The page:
It was really a breakthrough and a great success! When I applied to the European Society of Haematology, 8th Congress in Vienna in 1961, I was invited as a keynote speaker . I had 20 minutes to speak in the main hall instead of 10 minutes like the other participants. The isolation of platelet actomyosin was the first in a long series of discoveries establishing the Theodor Kocher Institute as a major center for platelet research.
The next step in our research was trying to dissociate an actin protein from a myosin protein to test if ‘thrombosthenin’ was identical to muscle actomyosin . Indeed, actomyosin from muscle seemed a likely candidate based on ATPase activity. Like actomyosin from muscle, the viscosity of ‘thrombosthenin’ also decreased drastically after treatment with ATP .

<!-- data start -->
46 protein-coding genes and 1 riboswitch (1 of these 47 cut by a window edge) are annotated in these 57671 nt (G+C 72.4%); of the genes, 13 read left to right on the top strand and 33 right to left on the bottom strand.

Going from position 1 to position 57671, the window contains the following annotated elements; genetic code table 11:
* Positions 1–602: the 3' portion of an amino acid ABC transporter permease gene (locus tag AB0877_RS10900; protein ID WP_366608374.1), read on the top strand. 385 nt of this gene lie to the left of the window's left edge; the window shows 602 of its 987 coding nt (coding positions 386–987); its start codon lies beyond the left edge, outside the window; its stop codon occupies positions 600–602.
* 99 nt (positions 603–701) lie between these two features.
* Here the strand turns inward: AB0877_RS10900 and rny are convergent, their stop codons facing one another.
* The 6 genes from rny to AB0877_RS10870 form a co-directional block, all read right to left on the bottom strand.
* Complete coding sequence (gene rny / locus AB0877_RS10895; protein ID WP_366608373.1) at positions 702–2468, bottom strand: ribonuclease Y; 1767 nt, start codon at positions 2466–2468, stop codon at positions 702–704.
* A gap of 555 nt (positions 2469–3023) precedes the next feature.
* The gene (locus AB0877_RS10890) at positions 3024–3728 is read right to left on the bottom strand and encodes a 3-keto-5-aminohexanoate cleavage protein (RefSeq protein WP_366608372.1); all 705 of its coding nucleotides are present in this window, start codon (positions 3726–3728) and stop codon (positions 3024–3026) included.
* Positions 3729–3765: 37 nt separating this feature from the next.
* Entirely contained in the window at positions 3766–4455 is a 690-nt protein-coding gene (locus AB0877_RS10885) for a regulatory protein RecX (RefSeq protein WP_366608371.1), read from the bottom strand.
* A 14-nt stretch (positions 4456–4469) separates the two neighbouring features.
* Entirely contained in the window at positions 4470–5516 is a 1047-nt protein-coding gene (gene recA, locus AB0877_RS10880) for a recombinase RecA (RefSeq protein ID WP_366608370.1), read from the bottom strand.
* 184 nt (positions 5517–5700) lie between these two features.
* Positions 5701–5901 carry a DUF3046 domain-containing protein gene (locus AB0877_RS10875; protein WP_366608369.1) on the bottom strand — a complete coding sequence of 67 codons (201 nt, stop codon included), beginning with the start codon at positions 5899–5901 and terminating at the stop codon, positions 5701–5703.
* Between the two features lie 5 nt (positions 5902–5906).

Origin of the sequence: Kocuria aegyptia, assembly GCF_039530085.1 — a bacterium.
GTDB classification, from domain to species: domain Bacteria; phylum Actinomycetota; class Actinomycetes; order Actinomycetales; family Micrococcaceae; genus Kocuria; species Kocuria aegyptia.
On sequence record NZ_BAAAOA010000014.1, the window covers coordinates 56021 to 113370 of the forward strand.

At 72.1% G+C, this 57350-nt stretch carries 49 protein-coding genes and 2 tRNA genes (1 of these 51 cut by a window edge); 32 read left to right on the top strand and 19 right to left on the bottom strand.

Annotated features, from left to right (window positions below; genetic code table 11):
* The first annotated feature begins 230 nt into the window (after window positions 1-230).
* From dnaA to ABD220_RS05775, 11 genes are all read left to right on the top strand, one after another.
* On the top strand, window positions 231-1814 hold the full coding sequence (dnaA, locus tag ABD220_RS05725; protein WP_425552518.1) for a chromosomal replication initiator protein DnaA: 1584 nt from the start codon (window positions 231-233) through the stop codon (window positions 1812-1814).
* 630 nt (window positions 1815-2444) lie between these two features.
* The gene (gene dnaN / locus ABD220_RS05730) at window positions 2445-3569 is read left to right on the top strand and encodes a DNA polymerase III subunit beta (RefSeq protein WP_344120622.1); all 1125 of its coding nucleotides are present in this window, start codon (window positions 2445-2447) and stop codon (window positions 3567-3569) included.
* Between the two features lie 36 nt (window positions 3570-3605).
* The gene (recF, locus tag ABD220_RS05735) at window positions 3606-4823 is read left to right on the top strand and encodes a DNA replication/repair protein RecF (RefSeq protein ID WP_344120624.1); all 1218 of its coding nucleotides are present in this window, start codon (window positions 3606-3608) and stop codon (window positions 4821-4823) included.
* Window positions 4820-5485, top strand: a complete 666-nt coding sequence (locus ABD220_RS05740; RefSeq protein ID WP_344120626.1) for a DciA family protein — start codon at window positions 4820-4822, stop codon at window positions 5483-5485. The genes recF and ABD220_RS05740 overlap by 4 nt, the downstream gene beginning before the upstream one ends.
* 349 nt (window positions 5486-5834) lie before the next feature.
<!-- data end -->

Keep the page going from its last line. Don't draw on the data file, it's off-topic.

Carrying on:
Having carried out some electron microscopy experiments in Geneva, I wanted to try this method on platelets. The first pictures of platelets were made by Parmeggiani and showed degranulation of the platelets after treatment with thrombin. The quality of the pictures was not very good, but they were the first to show the platelet in a state of viscous metamorphosis. Prof. E. R. Weibel, head of the Institute of Anatomy in Berne, was also interested, he invited me to use his electron microscope and provided a technical assistant. The α-granules from the platelets are equivalent to the Weibel–Palade bodies in endothelial cells which Prof. Weibel had discovered during a stay in the USA . To distinguish the two proteins derived from the contractile material of the platelets we called the actin-like part thrombosthenin-A and the myosin-like part thrombosthenin-M.
Acetone-dried powder from human platelets was extracted with KI and dialyzed against buffered 0.1 mol L−1 KCl, then centrifuged at 100 000 × g. When the pellet was resuspended in the same solution, electron microscopy on thin carbon film after negative contrast with 2% uranyl acetate clearly showed the fine filamentous structure of actin (Fig. 4A) . Thrombosthenin-A in its globular state could be compared with actin from striated rabbit muscle by polyacrylamide gel electrophoresis: both proteins migrate at almost the same speed.